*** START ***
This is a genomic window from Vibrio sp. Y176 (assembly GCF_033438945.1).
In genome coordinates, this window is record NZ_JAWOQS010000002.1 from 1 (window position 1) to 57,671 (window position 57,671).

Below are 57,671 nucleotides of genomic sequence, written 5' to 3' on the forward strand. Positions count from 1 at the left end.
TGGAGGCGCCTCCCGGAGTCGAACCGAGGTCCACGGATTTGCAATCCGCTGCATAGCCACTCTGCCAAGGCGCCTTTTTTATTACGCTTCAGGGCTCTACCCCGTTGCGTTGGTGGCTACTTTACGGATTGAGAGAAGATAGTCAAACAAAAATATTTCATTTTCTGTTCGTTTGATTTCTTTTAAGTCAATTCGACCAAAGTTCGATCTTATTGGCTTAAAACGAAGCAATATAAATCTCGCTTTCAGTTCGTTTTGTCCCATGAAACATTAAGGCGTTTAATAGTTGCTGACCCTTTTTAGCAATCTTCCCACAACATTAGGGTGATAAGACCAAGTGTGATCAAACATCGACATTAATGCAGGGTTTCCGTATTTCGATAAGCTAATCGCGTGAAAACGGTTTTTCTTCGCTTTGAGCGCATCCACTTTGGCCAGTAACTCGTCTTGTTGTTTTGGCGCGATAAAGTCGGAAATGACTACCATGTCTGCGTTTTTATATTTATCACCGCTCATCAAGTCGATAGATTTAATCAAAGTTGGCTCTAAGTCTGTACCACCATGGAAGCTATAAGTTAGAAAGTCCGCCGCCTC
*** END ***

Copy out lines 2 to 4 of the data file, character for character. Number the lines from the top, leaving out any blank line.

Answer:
In genome coordinates, this window is record NZ_JAWOQS010000002.1 from 1 (window position 1) to 57,671 (window position 57,671).

Below are 57,671 nucleotides of genomic sequence, written 5' to 3' on the forward strand. Positions count from 1 at the left end.
TGGAGGCGCCTCCCGGAGTCGAACCGAGGTCCACGGATTTGCAATCCGCTGCATAGCCACTCTGCCAAGGCGCCTTTTTTATTACGCTTCAGGGCTCTACCCCGTTGCGTTGGTGGCTACTTTACGGATTGAGAGAAGATAGTCAAACAAAAATATTTCATTTTCTGTTCGTTTGATTTCTTTTAAGTCAATTCGACCAAAGTTCGATCTTATTGGCTTAAAACGAAGCAATATAAATCTCGCTTTCAGTTCGTTTTGTCCCATGAAACATTAAGGCGTTTAATAGTTGCTGACCCTTTTTAGCAATCTTCCCACAACATTAGGGTGATAAGACCAAGTGTGATCAAACATCGACATTAATGCAGGGTTTCCGTATTTCGATAAGCTAATCGCGTGAAAACGGTTTTTCTTCGCTTTGAGCGCATCCACTTTGGCCAGTAACTCGTCTTGTTGTTTTGGCGCGATAAAGTCGGAAATGACTACCATGTCTGCGTTTTTATATTTATCACCGCTCATCAAGTCGATAGATTTAATCAAAGTTGGCTCTAAGTCTGTACCACCATGGAAGCTATAAGTTAGAAAGTCCGCCGCCTC